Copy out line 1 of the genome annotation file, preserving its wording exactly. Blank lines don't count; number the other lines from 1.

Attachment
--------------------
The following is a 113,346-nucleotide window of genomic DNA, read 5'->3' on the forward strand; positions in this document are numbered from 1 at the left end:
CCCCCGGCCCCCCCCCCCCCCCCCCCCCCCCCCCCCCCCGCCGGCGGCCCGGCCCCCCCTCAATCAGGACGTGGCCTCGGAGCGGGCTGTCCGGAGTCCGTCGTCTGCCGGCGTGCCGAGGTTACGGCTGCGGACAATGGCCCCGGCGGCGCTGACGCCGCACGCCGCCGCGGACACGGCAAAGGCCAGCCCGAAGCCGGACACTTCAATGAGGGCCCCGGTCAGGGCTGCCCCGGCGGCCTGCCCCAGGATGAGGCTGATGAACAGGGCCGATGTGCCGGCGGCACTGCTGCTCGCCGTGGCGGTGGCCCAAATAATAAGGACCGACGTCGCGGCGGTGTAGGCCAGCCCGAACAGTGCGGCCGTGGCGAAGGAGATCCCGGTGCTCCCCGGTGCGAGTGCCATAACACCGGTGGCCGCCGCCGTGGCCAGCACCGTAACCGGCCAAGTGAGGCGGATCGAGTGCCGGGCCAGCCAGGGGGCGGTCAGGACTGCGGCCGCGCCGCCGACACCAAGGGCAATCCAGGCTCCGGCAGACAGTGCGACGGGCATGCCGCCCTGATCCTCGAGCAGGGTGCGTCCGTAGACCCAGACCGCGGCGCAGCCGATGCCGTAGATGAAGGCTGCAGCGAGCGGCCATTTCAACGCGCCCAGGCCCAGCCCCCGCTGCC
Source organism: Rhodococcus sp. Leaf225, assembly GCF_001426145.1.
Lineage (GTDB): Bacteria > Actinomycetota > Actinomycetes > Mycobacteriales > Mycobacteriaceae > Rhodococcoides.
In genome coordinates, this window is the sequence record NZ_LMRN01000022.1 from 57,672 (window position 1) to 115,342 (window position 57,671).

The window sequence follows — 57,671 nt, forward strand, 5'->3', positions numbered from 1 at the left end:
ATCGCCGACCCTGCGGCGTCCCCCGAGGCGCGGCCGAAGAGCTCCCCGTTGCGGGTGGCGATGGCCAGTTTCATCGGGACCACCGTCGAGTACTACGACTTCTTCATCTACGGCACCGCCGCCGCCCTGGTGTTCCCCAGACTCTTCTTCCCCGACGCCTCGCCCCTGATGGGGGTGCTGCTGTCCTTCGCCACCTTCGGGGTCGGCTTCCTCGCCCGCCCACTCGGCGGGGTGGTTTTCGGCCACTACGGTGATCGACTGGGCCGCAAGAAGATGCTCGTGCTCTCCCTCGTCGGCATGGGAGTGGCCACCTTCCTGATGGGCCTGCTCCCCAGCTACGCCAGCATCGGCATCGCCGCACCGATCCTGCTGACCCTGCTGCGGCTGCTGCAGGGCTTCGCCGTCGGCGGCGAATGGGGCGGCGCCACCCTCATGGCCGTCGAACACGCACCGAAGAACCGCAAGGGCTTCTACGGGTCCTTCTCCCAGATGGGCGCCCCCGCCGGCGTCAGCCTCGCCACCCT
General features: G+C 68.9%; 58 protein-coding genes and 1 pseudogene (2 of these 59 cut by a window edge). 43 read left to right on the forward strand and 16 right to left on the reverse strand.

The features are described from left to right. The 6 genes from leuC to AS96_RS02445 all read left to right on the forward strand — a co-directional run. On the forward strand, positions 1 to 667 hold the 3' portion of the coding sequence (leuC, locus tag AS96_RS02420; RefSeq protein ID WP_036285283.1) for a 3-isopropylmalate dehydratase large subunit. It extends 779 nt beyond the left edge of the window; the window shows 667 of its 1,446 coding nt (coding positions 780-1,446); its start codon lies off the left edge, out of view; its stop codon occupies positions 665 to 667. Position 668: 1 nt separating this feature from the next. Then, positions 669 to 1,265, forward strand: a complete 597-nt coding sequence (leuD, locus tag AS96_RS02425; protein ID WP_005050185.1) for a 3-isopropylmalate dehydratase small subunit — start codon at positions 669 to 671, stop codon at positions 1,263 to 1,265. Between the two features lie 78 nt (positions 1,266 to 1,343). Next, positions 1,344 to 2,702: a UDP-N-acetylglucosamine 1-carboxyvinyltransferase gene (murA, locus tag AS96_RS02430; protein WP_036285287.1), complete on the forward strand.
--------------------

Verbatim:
The following is a 113,346-nucleotide window of genomic DNA, read 5'->3' on the forward strand; positions in this document are numbered from 1 at the left end: